José Picayo, a photographer, grew up in a small town outside of Havana. Tom Slaughter, a painter, has lived in New York's SoHo for decades. Both are fascinated by their home cities, and recently they decided to show their work side-by-side. Topic brought them to Slaughter's studio in mid-January to drink Coca-Cola and discuss art and cities. The complete interview, part of which appeared in Topic 3: Cities, follows below.

HASKELL: What moved you to combine your art, and whose idea was it?

SLAUGHTER: José and I met on a committee to raise money for a scholarship program. We've always liked each other's work, and we trade pieces with each other all the time ­ it's a love fest. We were looking for a project we could do together.

PICAYO: I showed him this little flip-book I made with an old camera that makes images that look like family pictures.

SLAUGHTER: When I saw this flip-book, it was so anti-digital, anti-laser print. Everything about it was a throwback to when you could smell the picture ­ and you could literally smell these Polaroids. When I saw the rooftops in Havana, I said, "Man, I got a picture just like that from looking across the projects."

PICAYO: In a way it's almost like his New York and my Havana.

HASKELL: José, when you take pictures of Havana, what are you looking for? What makes it your place?

PICAYO: I like things about it that don't perfectly go there. You've got five cities in one: sometimes it looks like Venice without the water, some parts look Paris, some parts look like the modern sections of San Juan, and Madrid also. So it's all these different cities in one. And Havana architecture is its own thing too. They call their architecture "three different styles in one." They can't even say what it is. So when I see it, it's very dreamy. It's very different than any city I've been in. It's what I remember of it.

SLAUGHTER: But kind of romantic too, the way that New York is. If you're going to make a movie, and you want instant art direction, you've got to go to a real place. You can't make Toronto look like New York, and you can't make Puerto Rico necessarily look like Havana. There's a time warp in both these places. You take away the new cars in New York and you can use New York for a 1955 movie. I don't think you have to change anything in Havana for a 1955 movie because the cars are the same. The feeling is the same.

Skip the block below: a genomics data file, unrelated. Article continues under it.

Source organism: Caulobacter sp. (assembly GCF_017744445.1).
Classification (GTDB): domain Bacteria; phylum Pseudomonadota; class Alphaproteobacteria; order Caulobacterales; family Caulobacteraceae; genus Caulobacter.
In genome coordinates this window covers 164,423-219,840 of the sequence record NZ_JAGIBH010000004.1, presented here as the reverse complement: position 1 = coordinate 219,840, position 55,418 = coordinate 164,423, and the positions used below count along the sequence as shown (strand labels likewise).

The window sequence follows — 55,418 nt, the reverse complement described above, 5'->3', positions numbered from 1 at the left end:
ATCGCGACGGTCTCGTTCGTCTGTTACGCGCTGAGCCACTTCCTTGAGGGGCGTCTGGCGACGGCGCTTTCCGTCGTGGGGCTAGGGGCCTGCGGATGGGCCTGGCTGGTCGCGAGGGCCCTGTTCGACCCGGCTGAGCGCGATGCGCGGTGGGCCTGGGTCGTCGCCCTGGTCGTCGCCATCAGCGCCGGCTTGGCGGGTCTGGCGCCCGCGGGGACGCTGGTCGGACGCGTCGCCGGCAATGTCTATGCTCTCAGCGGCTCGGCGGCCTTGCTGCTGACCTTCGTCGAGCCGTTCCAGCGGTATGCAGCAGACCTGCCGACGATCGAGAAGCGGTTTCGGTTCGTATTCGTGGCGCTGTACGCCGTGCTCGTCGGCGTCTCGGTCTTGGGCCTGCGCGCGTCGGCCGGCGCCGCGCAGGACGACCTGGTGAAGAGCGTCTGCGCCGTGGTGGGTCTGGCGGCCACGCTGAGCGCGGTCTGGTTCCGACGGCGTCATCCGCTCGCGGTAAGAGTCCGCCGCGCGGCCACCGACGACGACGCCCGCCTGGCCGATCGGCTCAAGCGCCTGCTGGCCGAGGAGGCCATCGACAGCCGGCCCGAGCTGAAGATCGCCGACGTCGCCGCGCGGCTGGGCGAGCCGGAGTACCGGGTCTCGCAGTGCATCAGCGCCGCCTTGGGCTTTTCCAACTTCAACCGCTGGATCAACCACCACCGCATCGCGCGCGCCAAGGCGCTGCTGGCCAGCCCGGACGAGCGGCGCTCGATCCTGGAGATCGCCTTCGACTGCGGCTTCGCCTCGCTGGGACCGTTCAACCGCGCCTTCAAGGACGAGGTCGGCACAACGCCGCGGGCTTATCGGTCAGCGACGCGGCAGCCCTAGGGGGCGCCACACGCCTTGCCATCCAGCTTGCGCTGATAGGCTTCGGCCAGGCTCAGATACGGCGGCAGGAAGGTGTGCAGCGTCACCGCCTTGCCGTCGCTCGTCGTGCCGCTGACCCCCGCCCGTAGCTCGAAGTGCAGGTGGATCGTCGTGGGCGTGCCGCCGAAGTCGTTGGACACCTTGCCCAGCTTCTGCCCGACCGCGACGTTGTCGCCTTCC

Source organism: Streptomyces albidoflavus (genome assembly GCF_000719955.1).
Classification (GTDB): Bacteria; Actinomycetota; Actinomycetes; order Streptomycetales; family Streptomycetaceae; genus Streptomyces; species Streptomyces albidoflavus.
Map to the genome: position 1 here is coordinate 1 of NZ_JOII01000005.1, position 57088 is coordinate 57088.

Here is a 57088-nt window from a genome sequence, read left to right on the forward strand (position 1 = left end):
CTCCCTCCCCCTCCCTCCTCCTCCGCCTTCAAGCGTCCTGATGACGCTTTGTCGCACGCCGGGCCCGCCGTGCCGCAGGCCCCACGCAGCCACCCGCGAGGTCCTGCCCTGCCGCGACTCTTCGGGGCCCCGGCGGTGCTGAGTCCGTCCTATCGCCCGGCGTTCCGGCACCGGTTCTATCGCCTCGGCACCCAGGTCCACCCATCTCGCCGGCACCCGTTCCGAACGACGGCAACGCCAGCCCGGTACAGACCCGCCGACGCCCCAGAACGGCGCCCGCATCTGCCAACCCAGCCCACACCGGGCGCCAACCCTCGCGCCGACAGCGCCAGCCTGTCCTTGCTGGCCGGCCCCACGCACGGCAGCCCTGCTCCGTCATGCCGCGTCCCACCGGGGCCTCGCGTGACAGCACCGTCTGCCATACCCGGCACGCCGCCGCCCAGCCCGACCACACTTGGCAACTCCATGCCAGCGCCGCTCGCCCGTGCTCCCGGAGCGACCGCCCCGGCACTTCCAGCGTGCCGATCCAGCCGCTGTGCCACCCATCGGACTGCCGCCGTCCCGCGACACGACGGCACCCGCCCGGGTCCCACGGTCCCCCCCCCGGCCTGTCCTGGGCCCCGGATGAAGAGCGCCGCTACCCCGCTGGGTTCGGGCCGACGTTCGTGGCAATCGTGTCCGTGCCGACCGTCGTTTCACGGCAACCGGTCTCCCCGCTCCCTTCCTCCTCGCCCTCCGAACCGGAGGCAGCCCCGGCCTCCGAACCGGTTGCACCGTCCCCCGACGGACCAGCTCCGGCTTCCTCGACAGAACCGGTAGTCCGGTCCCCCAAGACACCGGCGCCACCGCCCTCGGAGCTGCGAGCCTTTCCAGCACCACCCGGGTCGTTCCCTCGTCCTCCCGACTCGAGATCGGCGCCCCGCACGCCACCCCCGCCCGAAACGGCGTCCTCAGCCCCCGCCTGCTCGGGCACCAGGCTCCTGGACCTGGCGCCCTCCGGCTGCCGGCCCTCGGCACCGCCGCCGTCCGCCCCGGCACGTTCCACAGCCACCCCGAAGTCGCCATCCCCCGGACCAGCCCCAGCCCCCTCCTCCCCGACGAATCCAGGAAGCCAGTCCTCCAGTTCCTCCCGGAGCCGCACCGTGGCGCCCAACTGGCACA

HASKELL: What is it that each of you find so captivating about the urban icons ­ like the rooftops, the water towers, and the windows ­ that resurface in your work?

SLAUGHTER: The wooden water tower is unique in New York. Every building over six stories requires a water tower, so the water is pumped up there and then distributed throughout the rest of the building or used to store water for the sprinkler systems. They perform a dance on top of these buildings.

PICAYO: I've seen so many Cuba books that are coffee table books, garbage, tourist books. All the pictures are the same: the waterfront, this and that. I was trying to find things that attract me. I was up in a building looking down on rooftops, and it was different from what you are used to seeing there or anywhere else. In New York you're used to the fancy water tower, but here's this water tower that looks like it doesn't even work. But it still works, and in Cuba everything works. They make it work. You open a car and the engine is not the car's engine, it's some Japanese car ­ whatever the hell they found to make it work. The buildings are falling apart, but people are living in them. And no matter what they try to do to them, the buildings still survive.

SLAUGHTER: It's a lot like New York that way. I'm not talking about the New York of skyscrapers...

PICAYO: It's things about the cities that you wouldn't look at.

SLAUGHTER: The back window is more interesting.

PICAYO: It's more what I remember doing, which is what people would do every day: wash their clothes in the sink. Very basic things to survive.

HASKELL: But people live everywhere. What is it about living in cities that is aesthetically captivating for you? Would you ever be able to be a rural artist?

SLAUGHTER: We both are very fortunate to taste both worlds. José is a fantastic gardener and has a place up the Hudson river, and I have a summer place in southern Ontario. They both have their pleasures, but when you're young and have the energy, there's nothing like the urban environment. Everything else is slack. You just can't compare. They don't dance until four in the morning in Stratford, Ontario. If you've got the strength, this is the place.

HASKELL: Granted all art is elemental, and there's the opportunity to focus on certain things and ignore others. But still, in these images, where are the people?